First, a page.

29 Jesus answered them, “You are deceived because you don’t know the scriptures or the power of God. 30 For in the resurrection they neither marry nor are given in marriage, but are like angels in heaven. 31 Now as for the resurrection of the dead, have you not read what was spoken to you by God, 32 ‘I am the God of Abraham, the God of Isaac, and the God of Jacob’? He is not the God of the dead but of the living!” 33 When the crowds heard this, they were amazed at his teaching.
4 Maccabees 7:19
16 If, therefore, because of piety an aged man despised tortures even to death, most certainly devout reason is governor of the emotions. 17 Some perhaps might say, "Not all have full command of their emotions, because not all have prudent reason." 18 But as many as attend to religion with a whole heart, these alone are able to control the passions of the flesh, 19 since they believe that they, like our patriarchs Abraham and Isaac and Jacob, do not die to God, but live to God. 20 No contradiction therefore arises when some persons appear to be dominated by their emotions because of the weakness of their reason.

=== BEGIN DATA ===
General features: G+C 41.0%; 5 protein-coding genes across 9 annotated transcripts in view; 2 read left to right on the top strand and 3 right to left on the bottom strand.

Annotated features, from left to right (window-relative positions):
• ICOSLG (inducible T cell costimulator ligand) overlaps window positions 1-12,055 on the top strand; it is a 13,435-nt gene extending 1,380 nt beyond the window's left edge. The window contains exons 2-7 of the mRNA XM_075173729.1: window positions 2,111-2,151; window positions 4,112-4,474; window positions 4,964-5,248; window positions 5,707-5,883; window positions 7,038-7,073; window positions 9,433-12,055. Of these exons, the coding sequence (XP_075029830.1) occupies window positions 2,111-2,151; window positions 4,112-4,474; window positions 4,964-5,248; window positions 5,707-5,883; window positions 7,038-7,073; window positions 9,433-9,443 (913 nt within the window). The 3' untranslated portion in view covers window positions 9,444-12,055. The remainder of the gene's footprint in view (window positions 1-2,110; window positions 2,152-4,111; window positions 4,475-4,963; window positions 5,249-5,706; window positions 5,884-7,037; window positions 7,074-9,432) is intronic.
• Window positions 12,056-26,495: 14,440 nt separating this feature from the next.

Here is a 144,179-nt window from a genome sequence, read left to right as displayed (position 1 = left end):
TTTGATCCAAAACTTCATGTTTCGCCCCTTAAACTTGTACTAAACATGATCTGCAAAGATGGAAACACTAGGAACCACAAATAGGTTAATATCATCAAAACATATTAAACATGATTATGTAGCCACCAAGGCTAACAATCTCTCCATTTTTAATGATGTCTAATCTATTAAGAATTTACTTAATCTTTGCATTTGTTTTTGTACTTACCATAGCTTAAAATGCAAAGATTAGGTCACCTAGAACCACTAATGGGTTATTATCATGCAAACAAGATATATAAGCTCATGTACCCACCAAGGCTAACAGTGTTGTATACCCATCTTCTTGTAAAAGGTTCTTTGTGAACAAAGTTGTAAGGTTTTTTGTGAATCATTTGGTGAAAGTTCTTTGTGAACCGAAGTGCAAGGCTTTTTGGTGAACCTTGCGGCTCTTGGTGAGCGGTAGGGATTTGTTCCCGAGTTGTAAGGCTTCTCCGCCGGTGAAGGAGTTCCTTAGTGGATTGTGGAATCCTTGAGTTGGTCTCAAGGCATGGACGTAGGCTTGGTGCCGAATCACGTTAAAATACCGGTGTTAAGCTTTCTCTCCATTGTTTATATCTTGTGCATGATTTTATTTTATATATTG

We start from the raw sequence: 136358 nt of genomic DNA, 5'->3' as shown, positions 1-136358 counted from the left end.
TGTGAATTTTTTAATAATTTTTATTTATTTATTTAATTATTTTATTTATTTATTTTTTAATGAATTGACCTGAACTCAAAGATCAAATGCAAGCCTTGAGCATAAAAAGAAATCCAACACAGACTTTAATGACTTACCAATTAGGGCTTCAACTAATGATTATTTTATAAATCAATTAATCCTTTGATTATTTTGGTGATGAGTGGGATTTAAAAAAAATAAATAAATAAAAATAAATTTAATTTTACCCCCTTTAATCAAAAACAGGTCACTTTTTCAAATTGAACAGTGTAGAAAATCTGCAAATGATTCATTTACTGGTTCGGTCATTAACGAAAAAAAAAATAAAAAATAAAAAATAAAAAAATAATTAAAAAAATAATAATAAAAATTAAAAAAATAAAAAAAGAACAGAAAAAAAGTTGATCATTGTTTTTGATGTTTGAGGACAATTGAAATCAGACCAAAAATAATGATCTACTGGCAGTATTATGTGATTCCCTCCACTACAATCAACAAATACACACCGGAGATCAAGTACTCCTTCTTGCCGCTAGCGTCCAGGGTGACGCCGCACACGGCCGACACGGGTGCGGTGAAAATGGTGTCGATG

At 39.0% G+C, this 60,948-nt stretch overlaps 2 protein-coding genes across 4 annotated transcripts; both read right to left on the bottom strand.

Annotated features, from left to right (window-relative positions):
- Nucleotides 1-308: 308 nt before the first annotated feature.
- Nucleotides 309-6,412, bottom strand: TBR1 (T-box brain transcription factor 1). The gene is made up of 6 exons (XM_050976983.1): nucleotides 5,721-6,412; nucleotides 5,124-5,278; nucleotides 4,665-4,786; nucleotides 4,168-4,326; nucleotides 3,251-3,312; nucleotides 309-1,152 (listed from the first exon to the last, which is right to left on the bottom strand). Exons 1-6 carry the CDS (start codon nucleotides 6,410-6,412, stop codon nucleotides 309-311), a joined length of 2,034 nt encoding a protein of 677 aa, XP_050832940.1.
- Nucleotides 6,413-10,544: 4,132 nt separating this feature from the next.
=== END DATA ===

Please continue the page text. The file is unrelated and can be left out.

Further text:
Notes and References
"... Additionally, Jesus provided scriptural support for the reality of the resurrection. The covenant formula, “I am the God of Abraham, and the God of Isaac, and the God of Jacob” demonstrates that he is “God not of the dead, but of the living.” The precise logic of the argument is difficult to follow. It is complicated by Luke’s addition “for all live to him [i.e., God]” (Lk 20:38) — a possible allusion to 4 Maccabees 7:19; 16:25. Perhaps, by knocking down the Sadducees’ disbelief in any sort of afterlife, Jesus has opened the way to believing the entire eschatological program: life even now in the presence of God for the faithful departed, and eternal life in the age to come at the resurrection."
Green, J. B. Dictionary of Jesus and the Gospels: A Compendium of Contemporary Biblical Scholarship (p. 780) InterVarsity Press, 2018
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